I watched Love Island for the first time, and it’s basically secondary school pre-drinks on steroids
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I watched Love Island for the first time, and it’s basically secondary school pre-drinks on steroids

I'VE finally jumped on the bandwagon and started watching Love Island, and only partly because of the peer pressure. It was... interesting.

For clarity, I’m not one of those people who turn their noses up at reality shows – my flatmate and I are currently in the middle of binge re-watching Jersey Shore (we even have a Gym Tan Laundry sign in our sitting room) – it’s just one of those things. I never got around to succumbing to the Love Island fever.

That is, until last night.

So I settled myself in with ITV Player and a cupán tae, prepared for season 5 episode 15 with a half-reluctant eagerness to see what all the fuss is about (and yes, I am aware that I sound about eighty years old).

It's never too late

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Lads, don't fret if you've ever thought “I should start watching that but it’s too late in the game now.” I barely knew single thing going into last night's episode except to watch out for “that wagon Maura”, and this time she seemed to be on her best behaviour.

But despite never having watched before, a few aspects of the most-talked-about show on TV at the moment seemed strangely familiar to these Irish eyes... we may have cracked the reason why Love Island is so insanely popular on the emerald isle!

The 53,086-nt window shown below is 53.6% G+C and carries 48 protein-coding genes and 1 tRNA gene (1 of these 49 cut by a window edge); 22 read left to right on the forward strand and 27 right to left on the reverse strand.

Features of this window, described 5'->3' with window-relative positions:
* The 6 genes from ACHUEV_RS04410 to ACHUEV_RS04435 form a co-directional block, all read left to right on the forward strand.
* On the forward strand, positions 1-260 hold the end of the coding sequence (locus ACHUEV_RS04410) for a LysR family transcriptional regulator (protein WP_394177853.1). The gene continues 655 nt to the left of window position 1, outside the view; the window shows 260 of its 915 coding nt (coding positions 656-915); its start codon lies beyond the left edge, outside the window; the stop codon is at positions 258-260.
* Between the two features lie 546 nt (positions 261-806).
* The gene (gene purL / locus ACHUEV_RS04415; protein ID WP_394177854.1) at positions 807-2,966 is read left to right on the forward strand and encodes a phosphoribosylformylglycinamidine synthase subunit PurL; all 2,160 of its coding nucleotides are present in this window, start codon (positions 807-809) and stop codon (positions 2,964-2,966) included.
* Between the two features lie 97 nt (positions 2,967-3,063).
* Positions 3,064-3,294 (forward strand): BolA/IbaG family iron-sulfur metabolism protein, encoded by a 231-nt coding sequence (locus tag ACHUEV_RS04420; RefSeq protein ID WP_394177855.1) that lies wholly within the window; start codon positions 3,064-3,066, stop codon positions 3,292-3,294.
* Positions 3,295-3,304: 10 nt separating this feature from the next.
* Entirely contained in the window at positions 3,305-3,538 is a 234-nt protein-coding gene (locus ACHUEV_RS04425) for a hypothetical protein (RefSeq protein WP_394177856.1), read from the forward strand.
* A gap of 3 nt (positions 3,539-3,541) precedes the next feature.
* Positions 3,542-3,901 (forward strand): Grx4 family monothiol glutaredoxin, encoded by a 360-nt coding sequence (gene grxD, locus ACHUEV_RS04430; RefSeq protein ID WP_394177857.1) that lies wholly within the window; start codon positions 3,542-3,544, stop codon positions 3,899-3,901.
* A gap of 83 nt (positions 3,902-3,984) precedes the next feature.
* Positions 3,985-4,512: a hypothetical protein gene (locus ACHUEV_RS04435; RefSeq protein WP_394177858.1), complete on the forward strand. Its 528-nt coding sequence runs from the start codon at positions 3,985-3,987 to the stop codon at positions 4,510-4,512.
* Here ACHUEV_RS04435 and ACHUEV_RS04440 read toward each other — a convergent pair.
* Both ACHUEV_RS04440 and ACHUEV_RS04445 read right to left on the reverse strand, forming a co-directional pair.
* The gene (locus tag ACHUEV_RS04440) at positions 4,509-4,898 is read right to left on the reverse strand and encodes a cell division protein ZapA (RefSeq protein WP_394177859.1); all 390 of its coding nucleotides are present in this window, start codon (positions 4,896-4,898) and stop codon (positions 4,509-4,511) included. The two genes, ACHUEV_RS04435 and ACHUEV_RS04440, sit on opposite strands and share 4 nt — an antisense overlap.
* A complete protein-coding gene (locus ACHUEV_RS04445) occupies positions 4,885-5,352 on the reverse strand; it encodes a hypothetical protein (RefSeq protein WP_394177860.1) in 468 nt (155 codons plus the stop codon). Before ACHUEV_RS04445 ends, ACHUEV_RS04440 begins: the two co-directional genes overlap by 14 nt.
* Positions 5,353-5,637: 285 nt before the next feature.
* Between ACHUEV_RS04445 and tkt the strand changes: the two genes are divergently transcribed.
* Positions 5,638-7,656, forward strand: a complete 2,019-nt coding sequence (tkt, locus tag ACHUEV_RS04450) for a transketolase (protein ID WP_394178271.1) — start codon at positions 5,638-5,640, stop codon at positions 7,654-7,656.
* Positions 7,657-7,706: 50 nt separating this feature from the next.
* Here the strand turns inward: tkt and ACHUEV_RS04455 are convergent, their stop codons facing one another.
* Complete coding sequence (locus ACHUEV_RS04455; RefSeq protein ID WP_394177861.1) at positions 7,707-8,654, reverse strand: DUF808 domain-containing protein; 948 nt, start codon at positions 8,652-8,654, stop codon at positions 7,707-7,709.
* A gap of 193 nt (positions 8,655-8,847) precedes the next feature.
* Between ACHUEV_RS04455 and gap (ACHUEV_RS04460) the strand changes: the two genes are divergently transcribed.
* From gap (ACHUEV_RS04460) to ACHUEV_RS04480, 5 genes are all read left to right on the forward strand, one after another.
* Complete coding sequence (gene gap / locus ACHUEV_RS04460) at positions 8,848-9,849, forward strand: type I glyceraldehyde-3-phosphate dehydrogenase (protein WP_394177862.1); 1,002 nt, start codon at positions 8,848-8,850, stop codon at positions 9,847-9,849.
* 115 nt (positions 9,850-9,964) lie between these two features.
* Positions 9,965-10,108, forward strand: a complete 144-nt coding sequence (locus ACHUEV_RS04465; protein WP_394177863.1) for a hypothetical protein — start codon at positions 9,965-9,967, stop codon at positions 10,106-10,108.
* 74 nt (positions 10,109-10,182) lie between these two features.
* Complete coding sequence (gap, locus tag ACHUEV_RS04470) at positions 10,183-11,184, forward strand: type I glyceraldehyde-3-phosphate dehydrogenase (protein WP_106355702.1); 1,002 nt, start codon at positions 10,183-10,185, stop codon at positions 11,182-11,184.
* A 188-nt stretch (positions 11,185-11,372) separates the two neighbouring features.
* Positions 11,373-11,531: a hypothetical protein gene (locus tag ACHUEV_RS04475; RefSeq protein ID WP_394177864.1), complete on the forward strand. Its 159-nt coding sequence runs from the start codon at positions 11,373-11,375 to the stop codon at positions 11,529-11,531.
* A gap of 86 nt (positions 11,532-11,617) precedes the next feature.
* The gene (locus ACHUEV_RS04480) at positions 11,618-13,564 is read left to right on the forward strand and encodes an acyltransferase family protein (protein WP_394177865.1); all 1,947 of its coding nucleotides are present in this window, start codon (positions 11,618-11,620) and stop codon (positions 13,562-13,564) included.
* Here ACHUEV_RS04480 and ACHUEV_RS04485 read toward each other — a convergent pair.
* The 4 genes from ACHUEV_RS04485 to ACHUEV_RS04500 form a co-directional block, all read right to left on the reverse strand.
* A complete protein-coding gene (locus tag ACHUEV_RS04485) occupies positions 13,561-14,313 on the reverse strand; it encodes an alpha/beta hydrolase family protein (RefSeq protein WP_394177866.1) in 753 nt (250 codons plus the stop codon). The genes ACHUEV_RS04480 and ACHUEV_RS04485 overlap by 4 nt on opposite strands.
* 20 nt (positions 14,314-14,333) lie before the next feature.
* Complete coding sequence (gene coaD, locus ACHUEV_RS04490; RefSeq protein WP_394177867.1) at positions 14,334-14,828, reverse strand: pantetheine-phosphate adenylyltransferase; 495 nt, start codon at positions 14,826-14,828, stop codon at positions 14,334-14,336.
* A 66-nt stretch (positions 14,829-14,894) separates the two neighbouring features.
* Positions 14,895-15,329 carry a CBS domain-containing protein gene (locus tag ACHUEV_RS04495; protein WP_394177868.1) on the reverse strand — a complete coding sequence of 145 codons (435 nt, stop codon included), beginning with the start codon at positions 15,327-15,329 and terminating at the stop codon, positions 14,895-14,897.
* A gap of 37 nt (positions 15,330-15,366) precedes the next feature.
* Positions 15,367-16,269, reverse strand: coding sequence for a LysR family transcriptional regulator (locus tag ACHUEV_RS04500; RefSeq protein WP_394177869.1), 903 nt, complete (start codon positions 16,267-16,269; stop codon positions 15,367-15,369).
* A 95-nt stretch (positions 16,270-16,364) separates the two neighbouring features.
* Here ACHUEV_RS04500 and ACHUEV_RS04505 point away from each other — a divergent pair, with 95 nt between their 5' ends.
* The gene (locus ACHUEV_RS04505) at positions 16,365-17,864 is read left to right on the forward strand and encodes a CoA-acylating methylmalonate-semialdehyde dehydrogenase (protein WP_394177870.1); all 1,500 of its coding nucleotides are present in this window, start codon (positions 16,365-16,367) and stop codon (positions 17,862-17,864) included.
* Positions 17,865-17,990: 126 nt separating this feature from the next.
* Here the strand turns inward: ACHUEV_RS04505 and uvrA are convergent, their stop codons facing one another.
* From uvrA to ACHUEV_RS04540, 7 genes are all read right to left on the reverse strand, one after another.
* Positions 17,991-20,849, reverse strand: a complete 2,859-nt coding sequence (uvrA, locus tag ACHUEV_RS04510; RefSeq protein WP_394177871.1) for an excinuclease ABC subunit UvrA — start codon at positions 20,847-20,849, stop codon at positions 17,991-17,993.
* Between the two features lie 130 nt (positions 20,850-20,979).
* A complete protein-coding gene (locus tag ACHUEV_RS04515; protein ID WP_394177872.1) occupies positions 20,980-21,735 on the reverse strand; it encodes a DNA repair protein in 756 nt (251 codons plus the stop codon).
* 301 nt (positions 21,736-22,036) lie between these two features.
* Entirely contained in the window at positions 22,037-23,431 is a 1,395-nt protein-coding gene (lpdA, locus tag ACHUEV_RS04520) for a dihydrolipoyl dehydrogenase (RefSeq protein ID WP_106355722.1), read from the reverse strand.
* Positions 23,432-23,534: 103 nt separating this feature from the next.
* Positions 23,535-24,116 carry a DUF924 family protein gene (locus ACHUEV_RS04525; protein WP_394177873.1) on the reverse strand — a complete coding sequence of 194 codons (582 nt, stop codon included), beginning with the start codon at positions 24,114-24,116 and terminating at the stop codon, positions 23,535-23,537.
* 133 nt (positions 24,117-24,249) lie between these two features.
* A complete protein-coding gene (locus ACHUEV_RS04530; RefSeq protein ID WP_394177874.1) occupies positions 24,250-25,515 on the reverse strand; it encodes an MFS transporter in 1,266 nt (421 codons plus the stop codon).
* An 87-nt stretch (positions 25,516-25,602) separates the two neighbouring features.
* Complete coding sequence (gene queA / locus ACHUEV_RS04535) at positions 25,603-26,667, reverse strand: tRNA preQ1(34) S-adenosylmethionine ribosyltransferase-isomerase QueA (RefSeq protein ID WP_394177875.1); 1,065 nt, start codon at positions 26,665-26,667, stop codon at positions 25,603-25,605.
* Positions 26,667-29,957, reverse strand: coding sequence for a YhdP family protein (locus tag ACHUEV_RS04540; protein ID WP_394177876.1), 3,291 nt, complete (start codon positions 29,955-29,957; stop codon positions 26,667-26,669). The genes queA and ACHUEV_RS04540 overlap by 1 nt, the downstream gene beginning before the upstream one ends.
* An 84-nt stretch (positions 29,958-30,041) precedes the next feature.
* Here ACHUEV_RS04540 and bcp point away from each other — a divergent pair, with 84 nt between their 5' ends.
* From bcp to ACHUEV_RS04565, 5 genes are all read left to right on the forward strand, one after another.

Are these people real?

So; the first and most noticeable thing is that, of course, they are all beautiful. And I mean beautiful. Made-in-a-lab-for-the-gaze-of-the-masses-type beautiful.

It's like secondary school pre-drinks

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The second most noticeable thing, for me at least, is that if Love Island took place in a semi-detached house in an estate in the Irish countryside, this show would basically be secondary school pre-drinks before trying to blag your way into a rural nightclub by claiming “I’m here all the time you must know me”, or “I showed you my ID last time,” or “My only ID is my passport and I’m not allowed to bring it out in case I lose it because I’m going on holidays next week”.

The most glaring similarity between this episode and Every 5th-Year Night Out Ever was the supportive, sympathetic conversations between the girls at the start of the episode, centering around Lucie who was trying and failing to hold back tears as she lamented the elimination of Joe.

Every Irish girl has had these tipsy, friendship-building conversations. In fairness, it usually takes place in the toilets of a nightclub rather than televised on an island in Majorca, but the point still stands.

It gave me flashbacks, and I don't know if that's a good thing

A mixed group then played “Yes or No”, which is like a more to-the-point version of “Never Have I Ever” – flashback to another awkward pre-drinks game that is equal parts embarrassing and exciting, and has the potential to become vengeful, especially when 99% of the time the game starts because someone has a specific question in mind.

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This time, it was Lucie being forced to admit that she would go on a date with someone new that night if he “ticked all the boxes”.

I could almost hear my mammy's disapproval

Speaking of, Amber and Michael’s date could easily have taken place at the end of the night over a romantic curry-cheese chip in Supermacs.
I found myself hearing my mammy’s voice in my head, adding to the commentary alongside Iain Stirling – things you’ve probably heard if you’ve ever watched this show with your own mother.

You know the ones: “Sure haven’t they got a tough life”; “She’s only slept with five people—sure isn’t that plenty!?”; “They’re about as real as your granddad’s teeth”; and the classic, “Now there is NO NEED to show that!”.

I’m late to the game but I can safely say I’ve got the Love Island bug now, whatever that is.

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I know I’ll tuning in to the next episode to see if Amber is wearing Michael’s Transition Year Hoodie – about as official as you can get!